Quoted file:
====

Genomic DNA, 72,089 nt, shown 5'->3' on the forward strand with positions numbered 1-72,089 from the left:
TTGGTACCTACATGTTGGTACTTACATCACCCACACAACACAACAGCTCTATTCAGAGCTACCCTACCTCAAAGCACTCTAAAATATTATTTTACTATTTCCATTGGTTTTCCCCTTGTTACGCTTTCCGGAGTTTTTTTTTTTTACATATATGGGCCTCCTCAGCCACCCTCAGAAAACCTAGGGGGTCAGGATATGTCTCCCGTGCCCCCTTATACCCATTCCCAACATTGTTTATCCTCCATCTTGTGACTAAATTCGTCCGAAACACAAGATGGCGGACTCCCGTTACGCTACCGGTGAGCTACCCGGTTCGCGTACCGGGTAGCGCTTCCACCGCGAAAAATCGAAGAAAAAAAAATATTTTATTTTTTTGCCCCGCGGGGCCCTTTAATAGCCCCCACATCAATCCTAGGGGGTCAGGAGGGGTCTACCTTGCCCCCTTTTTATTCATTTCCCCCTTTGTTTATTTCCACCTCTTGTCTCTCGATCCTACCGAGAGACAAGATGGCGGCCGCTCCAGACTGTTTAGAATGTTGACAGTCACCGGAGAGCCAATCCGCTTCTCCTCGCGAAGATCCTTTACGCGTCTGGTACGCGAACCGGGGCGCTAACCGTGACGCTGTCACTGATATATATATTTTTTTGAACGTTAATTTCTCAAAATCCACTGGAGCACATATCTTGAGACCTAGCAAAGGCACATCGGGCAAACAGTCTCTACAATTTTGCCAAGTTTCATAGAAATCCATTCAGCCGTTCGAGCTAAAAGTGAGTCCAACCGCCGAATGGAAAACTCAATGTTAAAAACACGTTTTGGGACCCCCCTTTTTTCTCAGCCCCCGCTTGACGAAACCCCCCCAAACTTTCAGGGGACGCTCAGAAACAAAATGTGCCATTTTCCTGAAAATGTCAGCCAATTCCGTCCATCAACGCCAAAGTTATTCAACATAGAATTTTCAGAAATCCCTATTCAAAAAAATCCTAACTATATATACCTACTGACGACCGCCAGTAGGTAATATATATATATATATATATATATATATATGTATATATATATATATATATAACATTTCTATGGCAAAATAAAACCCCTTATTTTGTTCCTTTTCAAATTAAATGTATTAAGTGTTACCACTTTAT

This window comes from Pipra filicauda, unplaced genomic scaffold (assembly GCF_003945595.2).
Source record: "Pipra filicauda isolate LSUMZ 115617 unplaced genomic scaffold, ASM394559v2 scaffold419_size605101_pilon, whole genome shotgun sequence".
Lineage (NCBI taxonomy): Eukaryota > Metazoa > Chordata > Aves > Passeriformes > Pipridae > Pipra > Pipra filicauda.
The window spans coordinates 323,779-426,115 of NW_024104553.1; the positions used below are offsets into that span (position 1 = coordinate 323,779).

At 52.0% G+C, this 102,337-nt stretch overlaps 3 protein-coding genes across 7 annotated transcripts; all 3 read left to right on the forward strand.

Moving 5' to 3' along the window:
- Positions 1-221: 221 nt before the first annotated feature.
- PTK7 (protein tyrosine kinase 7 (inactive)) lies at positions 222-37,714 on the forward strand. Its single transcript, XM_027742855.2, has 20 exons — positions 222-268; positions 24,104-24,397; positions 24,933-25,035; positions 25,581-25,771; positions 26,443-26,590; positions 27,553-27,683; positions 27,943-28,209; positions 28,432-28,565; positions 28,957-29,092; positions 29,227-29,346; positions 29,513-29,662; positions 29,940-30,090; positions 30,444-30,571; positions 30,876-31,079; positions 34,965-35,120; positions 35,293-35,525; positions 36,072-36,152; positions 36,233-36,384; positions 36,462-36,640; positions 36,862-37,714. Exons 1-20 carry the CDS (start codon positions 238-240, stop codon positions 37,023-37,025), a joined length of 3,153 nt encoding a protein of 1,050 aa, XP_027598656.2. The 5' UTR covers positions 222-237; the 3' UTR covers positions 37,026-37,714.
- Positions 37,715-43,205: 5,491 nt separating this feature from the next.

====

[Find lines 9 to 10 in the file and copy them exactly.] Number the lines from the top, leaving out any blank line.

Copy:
- Positions 1-221: 221 nt before the first annotated feature.
- PTK7 (protein tyrosine kinase 7 (inactive)) lies at positions 222-37,714 on the forward strand. Its single transcript, XM_027742855.2, has 20 exons — positions 222-268; positions 24,104-24,397; positions 24,933-25,035; positions 25,581-25,771; positions 26,443-26,590; positions 27,553-27,683; positions 27,943-28,209; positions 28,432-28,565; positions 28,957-29,092; positions 29,227-29,346; positions 29,513-29,662; positions 29,940-30,090; positions 30,444-30,571; positions 30,876-31,079; positions 34,965-35,120; positions 35,293-35,525; positions 36,072-36,152; positions 36,233-36,384; positions 36,462-36,640; positions 36,862-37,714. Exons 1-20 carry the CDS (start codon positions 238-240, stop codon positions 37,023-37,025), a joined length of 3,153 nt encoding a protein of 1,050 aa, XP_027598656.2. The 5' UTR covers positions 222-237; the 3' UTR covers positions 37,026-37,714.